Widespread power outages from Hurricane Jeanne left much of Pasco County in the dark Monday: Sheriff's deputies directed traffic at intersections without signals, more than 89,000 households still lacked electricity Monday evening, and the Pasco County school district canceled all classes today because 20 schools don't have power.
Lt. Gov. Toni Jennings will visit Pasco County today to see the damage first-hand. Her list of New Port Richey stops includes Community Hospital and the county's Emergency Operations Center.
"This community is not the most significantly impacted" by Jeanne, said Michele Baker, the county's director of Emergency Management. "At the same time, it is wearing on people. I think it is an emotional boost to have that visit."
County crews still are surveying the damage from the Category 1 hurricane that ripped through Pasco County on Sunday, leaving crumbled carports and toppled trees in its wake. The storm dumped 4-6 inches of rain in Pasco just three weeks after Frances drenched the county.
The second storm made a bad flooding situation worse, Baker said. The county already had 415 flooding complaints in 26 areas before Jeanne came through, and pumps were siphoning water away from 14 flooded areas.
"We lost a lot of ground in this rain that we gained after Hurricane Frances," Baker said. "In some places, it's higher than when we started (pumping)."
School superintendent John Long said the schools fared remarkably well, save a few roof leaks and a tree down on a covered walkway at Cox Elementary in Dade City. The bulk of the losses were due to power outages: freezers full of spoiled food.
The 20 Pasco schools without power included eight campuses with sewer lift stations. Long said he hated to close schools for a fifth day this academic year, but it became clear that holding classes Tuesday could turn into a health and safety hazard.
"When you've got 1,500 or 2,000 kids in a school and you can't flush the toilets, you have a safety issue," Long said.
While teachers and all 57,000 students were directed to stay home today, principals and other 12-month employees including district office workers were told to report to work.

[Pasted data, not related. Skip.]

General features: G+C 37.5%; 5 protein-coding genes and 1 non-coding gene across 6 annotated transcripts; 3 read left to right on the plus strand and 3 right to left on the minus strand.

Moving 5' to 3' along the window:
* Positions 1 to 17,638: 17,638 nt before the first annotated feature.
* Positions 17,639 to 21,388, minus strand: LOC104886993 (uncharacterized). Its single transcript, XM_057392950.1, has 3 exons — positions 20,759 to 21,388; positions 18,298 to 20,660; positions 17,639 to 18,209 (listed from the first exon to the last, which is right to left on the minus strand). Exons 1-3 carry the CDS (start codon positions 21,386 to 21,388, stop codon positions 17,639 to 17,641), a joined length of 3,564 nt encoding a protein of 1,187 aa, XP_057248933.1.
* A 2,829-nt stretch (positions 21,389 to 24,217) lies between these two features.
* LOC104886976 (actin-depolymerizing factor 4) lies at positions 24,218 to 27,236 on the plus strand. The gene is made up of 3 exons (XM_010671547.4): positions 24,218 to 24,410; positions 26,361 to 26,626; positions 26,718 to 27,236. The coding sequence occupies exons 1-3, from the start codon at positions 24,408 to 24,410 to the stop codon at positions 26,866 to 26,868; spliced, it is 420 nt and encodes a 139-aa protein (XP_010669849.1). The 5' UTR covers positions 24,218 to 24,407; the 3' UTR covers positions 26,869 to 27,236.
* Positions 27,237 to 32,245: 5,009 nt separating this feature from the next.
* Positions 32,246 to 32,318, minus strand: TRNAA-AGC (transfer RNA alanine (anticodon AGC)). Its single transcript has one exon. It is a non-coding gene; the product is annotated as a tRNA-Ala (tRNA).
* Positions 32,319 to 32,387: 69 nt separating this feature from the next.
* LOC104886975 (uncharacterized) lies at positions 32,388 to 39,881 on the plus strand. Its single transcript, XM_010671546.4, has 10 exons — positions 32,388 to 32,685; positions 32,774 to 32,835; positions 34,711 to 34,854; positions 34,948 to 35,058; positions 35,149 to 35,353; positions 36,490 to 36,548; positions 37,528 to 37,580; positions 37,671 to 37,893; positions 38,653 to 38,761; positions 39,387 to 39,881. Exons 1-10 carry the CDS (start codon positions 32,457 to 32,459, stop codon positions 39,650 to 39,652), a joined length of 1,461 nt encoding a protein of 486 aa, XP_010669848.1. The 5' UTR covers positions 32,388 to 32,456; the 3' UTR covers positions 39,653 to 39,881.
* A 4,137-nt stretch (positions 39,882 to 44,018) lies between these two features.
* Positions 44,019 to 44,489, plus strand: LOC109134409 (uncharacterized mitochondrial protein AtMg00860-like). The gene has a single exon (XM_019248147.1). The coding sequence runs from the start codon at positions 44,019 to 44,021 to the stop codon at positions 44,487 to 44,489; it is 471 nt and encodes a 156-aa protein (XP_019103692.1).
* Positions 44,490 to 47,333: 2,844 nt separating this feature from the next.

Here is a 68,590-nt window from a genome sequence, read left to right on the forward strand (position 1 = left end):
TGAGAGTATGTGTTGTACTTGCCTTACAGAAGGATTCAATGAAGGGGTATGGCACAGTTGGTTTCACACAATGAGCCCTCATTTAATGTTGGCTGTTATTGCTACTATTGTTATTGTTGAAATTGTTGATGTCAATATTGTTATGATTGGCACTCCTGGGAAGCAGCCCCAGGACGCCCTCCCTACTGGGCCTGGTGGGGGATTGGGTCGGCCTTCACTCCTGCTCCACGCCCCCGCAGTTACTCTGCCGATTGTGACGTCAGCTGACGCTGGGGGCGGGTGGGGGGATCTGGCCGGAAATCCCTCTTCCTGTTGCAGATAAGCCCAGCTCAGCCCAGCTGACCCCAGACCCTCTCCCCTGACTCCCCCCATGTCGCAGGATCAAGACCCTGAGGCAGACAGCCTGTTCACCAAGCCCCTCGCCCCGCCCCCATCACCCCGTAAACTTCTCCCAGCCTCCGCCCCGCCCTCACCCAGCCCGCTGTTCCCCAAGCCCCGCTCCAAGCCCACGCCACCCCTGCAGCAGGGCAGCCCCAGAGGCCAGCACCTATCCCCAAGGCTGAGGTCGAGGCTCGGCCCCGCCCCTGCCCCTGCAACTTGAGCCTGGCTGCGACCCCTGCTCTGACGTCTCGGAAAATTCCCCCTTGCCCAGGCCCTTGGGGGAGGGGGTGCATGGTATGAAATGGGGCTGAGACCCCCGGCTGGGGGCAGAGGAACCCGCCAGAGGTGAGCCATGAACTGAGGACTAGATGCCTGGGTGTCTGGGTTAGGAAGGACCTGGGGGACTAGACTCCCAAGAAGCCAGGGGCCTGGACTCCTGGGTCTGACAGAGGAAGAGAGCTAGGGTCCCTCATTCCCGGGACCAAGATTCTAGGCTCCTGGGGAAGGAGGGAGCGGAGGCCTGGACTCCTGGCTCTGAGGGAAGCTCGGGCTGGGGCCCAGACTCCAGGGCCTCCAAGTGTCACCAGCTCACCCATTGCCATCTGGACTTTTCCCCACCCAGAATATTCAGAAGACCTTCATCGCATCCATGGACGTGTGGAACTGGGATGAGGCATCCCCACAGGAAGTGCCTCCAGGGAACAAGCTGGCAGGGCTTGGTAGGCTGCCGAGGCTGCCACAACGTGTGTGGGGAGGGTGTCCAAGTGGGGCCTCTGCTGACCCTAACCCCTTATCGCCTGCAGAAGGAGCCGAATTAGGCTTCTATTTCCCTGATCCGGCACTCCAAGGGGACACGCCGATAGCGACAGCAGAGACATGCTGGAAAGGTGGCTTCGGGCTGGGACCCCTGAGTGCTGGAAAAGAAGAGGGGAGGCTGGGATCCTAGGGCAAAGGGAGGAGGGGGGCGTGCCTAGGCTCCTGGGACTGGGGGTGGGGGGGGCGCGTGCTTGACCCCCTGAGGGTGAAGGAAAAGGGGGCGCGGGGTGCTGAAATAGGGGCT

Prior to Hurricane Jeanne making landfall, school officials scheduled two make-up days for time lost during Charley and Frances. Now they have to find at least two more days to squeeze into the calendar.
"The teachers haven't been able to get into much of a rhythm," assistant superintendent Sandy Ramos said. "It's been start and stop."
Students should expect less time for extras like field trips and more time focusing on the material for the Florida Comprehensive Assessment Test, the mandatory exam given to all 3rd through 11th graders in February and March.
About 89,805 Pasco households still lacked electricity Monday evening, including 61,235 Progress Energy customers, 22,570 customers of Withlacoochee River Electric Cooperative and about 6,000 TECO customers.
Some Sprint telephone customers in east Pasco lost service because the phone company did not have enough backup generators for some systems. About 700 county utilities customers in Pasadena Shores, Pine Breeze and Shady Oaks _ all in east Pasco _ had no running water Monday because the pumps couldn't run without electricity.
The storm cut off power to Morton Plant North Bay Hospital in New Port Richey for much of the evening Sunday, forcing hospital staff to use emergency generators to keep systems including life support, lights and elevators running.
The power flickered off for good between 3 and 5 p.m. and returned around 10:30 p.m.
"As a precaution we postponed elective surgeries on Monday," hospital spokeswoman Beth Hardy said.
About a third of the county's 250 traffic signals were damaged during the storm, traffic operations manager Bob Reck said. Jeanne's gusty winds knocked down a signal at U.S. 19 and Alternate 19 about 2 p.m. Sunday. A camera at the intersection snapped pictures of a man loading the signal into his pickup truck and driving away.
Why? "Who knows," Reck said, shaking his head.
Crews still are taking stock of the damage to determine whether emergency food and water supplies are needed.